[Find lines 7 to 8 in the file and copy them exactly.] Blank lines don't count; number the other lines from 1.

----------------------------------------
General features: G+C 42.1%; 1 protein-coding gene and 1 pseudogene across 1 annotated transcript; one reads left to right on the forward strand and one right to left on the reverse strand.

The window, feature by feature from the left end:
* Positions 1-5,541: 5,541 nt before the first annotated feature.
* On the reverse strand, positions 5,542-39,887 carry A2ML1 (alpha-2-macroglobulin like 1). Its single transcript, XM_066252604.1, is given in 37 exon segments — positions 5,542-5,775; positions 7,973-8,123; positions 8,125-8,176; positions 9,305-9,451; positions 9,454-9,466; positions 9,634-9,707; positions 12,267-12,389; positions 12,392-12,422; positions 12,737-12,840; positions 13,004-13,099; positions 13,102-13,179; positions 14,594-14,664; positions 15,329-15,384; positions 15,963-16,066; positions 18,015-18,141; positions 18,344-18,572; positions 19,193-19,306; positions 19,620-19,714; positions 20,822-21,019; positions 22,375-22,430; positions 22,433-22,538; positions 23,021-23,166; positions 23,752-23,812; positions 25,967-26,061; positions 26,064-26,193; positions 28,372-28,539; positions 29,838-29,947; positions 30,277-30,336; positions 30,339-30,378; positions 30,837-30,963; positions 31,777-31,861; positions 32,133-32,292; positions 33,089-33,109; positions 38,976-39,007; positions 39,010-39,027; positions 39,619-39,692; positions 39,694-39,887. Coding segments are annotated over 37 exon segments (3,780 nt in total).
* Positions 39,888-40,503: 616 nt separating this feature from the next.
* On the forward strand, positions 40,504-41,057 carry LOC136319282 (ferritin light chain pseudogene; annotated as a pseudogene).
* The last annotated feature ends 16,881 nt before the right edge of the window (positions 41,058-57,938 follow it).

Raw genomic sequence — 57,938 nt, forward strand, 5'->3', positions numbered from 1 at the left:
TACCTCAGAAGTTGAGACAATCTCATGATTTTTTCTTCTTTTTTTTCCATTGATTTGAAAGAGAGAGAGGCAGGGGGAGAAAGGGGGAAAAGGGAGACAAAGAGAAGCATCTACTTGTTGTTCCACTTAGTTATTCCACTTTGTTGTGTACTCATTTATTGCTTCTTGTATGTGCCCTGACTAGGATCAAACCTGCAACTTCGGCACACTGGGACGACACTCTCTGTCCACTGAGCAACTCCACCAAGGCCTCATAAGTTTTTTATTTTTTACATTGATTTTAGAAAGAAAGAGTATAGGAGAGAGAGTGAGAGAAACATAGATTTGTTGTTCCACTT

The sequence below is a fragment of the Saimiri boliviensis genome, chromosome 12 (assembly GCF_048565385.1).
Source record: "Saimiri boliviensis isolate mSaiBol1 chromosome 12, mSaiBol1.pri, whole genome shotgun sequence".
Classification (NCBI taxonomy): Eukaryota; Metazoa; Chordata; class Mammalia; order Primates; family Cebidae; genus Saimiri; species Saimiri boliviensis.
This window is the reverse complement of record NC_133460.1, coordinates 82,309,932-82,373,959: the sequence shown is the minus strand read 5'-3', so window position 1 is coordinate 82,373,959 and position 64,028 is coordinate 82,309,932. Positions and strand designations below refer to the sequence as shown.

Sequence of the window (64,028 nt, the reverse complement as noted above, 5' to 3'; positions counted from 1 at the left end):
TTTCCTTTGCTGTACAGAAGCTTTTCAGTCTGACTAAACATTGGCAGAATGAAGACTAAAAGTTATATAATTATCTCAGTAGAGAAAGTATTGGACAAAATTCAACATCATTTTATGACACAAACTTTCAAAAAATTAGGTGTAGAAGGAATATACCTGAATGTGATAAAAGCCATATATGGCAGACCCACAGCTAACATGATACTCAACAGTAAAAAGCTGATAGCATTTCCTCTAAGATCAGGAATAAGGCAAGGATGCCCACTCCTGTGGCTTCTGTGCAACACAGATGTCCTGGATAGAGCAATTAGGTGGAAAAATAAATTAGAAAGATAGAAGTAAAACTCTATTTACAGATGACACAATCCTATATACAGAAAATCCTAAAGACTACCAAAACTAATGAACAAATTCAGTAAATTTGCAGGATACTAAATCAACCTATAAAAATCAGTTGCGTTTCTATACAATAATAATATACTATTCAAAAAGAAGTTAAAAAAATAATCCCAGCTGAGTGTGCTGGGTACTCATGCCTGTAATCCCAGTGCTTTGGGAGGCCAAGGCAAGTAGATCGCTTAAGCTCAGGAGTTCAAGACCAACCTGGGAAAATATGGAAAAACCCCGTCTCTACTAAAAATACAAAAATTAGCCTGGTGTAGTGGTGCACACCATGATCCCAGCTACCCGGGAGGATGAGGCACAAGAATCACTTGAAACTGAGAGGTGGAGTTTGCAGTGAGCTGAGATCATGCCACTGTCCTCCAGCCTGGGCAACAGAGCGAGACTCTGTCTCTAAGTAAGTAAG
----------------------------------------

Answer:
* The last annotated feature ends 16,881 nt before the right edge of the window (positions 41,058-57,938 follow it).

Raw genomic sequence — 57,938 nt, forward strand, 5'->3', positions numbered from 1 at the left: